April 29, 1991
Appeal from the Supreme Court, Richmond County (Rader, J.H.O.).
Ordered that the judgment is affirmed insofar as appealed from, without costs or disbursements.
The parties were married on August 24, 1979, and have two children, now aged nine and ten. On or about November 2, 1982, the plaintiff wife instituted divorce proceedings on the ground of cruel and inhuman treatment. Additionally, the plaintiff asserted a second and third cause of action seeking to declare void an antenuptial agreement entered into by the parties on August 22, 1979, in which both parties had waived their property claims against one another and any right to "alimony" or support in the event of separation or divorce, on the grounds that the agreement (1) was procured by fraud, duress, undue influence and overreaching, and is unconscionable and (2) is in violation of General Obligations Law § 5-311. After a nonjury trial, the court dismissed the second and third causes of action and declared the agreement to be valid and enforceable. We affirm.
A duly executed antenuptial agreement is given the same presumption of legality as any other contract, and is not burdened by a presumption of fraud simply because the parties subsequently enter into a confidential relationship (see, Eckstein v. Eckstein, 129 A.D.2d 552, 553; see also, Matter of Phillips, 293 N.Y. 483, 490-491; Matter of Sunshine, 51 A.D.2d 326, 327, affd 40 N.Y.2d 875). The party seeking to invalidate an antenuptial agreement bears the burden of producing evidence showing fraud, "[b]ut, in the absence of proof of facts from which concealment or imposition may reasonably be inferred, fraud will not be presumed" (Matter of Phillips, supra, at 491). "Such a presumption must have as its basis evidence of overreaching — the concealment of facts, misrepresentation or some form of deception" (Matter of Phillips, supra, at 491).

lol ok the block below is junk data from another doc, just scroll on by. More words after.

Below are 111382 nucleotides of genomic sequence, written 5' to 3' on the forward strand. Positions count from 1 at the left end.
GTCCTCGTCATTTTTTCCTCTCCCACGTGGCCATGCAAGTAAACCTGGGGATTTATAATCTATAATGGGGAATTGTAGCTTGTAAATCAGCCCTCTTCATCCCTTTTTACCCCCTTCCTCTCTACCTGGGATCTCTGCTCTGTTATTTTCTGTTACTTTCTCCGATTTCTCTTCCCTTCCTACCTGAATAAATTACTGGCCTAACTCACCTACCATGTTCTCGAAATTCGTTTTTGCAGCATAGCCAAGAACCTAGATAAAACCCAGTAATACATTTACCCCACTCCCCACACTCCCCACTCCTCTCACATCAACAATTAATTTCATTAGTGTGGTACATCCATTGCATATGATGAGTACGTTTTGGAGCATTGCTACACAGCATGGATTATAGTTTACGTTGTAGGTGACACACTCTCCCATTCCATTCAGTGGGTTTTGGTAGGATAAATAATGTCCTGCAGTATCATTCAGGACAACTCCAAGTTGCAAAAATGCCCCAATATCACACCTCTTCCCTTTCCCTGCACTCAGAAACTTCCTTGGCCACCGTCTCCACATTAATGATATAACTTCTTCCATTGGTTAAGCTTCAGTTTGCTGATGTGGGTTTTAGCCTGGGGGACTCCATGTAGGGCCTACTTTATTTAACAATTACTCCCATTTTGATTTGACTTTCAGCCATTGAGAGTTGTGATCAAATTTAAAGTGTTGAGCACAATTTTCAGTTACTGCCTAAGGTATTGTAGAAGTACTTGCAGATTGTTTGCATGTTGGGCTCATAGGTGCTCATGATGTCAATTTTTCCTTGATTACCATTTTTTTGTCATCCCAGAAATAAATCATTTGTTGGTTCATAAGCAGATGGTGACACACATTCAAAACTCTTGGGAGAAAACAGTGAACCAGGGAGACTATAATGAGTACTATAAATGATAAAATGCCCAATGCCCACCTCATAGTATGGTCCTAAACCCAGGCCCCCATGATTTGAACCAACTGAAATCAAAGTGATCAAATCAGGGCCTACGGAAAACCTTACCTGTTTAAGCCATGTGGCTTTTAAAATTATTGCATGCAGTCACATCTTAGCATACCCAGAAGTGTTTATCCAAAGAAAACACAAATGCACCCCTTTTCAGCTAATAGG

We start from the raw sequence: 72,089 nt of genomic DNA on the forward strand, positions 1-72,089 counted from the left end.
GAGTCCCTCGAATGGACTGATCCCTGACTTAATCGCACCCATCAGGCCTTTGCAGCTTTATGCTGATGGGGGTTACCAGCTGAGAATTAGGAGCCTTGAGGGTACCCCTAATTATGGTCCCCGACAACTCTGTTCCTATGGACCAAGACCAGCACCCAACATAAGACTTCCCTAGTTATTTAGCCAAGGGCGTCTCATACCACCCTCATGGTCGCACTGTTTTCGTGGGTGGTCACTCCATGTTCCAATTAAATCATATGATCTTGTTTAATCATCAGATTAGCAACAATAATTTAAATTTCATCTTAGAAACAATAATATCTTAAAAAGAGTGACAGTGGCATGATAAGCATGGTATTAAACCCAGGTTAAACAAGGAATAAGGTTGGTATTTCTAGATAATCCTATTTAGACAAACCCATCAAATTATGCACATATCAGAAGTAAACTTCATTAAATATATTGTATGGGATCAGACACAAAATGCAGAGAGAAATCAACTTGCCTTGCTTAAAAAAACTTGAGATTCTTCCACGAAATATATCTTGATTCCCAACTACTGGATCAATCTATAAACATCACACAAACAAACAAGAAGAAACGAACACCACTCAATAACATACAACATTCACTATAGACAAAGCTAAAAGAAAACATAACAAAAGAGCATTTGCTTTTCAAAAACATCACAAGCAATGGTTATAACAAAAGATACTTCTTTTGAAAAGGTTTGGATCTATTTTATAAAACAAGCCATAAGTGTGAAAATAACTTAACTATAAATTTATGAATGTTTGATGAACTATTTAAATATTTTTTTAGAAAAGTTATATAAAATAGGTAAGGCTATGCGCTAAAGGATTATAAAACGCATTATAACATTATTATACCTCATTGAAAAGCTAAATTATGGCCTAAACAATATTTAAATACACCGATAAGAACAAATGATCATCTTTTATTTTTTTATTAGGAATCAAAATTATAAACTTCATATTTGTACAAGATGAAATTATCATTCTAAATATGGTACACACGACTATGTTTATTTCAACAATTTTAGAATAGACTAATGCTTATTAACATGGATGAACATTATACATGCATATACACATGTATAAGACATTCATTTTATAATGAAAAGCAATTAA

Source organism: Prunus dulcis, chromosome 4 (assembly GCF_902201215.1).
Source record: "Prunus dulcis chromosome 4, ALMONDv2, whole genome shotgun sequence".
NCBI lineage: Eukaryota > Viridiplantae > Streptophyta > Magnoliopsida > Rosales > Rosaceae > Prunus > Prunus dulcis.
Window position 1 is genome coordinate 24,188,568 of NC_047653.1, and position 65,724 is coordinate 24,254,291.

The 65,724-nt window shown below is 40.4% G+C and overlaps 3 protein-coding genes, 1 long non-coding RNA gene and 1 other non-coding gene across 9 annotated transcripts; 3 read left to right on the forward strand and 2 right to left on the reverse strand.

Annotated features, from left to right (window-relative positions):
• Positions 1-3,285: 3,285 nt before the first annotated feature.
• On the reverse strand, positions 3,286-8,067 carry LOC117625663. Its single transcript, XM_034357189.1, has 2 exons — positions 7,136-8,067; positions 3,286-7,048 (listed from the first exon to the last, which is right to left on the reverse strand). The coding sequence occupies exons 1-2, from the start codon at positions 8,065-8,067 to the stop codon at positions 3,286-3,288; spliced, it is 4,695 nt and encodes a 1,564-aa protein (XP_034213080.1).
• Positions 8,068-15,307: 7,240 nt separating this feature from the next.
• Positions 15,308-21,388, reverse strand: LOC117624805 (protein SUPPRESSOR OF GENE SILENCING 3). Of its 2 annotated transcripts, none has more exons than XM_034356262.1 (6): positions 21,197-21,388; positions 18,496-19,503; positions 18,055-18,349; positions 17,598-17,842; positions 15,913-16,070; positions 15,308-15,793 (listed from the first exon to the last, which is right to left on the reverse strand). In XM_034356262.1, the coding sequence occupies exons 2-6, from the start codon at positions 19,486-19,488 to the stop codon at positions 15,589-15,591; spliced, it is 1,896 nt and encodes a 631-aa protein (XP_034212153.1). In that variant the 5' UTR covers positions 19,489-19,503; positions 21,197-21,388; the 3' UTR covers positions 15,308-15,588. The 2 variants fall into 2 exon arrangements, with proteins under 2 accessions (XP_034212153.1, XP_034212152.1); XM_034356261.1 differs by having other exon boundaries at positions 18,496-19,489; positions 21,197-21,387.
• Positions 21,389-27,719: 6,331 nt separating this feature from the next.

Upon our review of the record, we find there is no credible evidence to support the plaintiff's contention that the agreement was procured by the defendant's fraud or overreaching. The plaintiff alleges that she did not know the full extent and value of the defendant's assets, and as a result was unable to understand the full ramifications of her waiver. However, a failure to disclose does not, standing alone, constitute fraud or overreaching sufficient to vitiate an antenuptial agreement (see, Matter of Davis, 20 N.Y.2d 70; Eckstein v. Eckstein, supra, at 553; Hoffman v. Hoffman, 100 A.D.2d 704, 705). In any event, the record reveals that the plaintiff was aware of the various properties owned by the defendant, and there is no indication that the defendant had at any time attempted to conceal or misrepresent the nature or extent of his assets.
Furthermore, the absence of independent counsel during the transaction does not, under the circumstances presented here, warrant setting aside the agreement (see, Beutel v. Beutel, 55 N.Y.2d 957; Chalos v. Chalos, 128 A.D.2d 498). It is uncontroverted that the attorney who prepared the subject agreement provided the parties with a copy of the document, and read each of the provisions aloud prior to its execution. Moreover, while the plaintiff was born and raised in Beirut, Lebanon, she was educated at the American University of Beirut where she received a degree in English literature and philosophy, and had begun her studies of English in the third grade. It is thus clear that she was fluent in the English language. We additionally note that the plaintiff stated that she had willingly signed the agreement in consideration of the defendant's wishes, and acknowledged that she was aware that the portent of the agreement was that neither party would request anything from the other in case of divorce. Accordingly, her claim that she did not understand the terms and provisions of the agreement is unsupported by the record. The record is devoid of any evidence of coercion or undue influence exercised on the part of the defendant or his attorney.
The plaintiff's remaining argument, that the antenuptial agreement violates General Obligations Law § 5-311 is similarly without merit. In this regard, the record reveals that the plaintiff was possessed of an excellent educational background, and was able to obtain gainful employment in her professional field shortly after her arrival from Lebanon. Therefore, she is not in danger of becoming a public charge. Thompson, J.P., Brown, Kunzeman and Balletta, JJ., concur.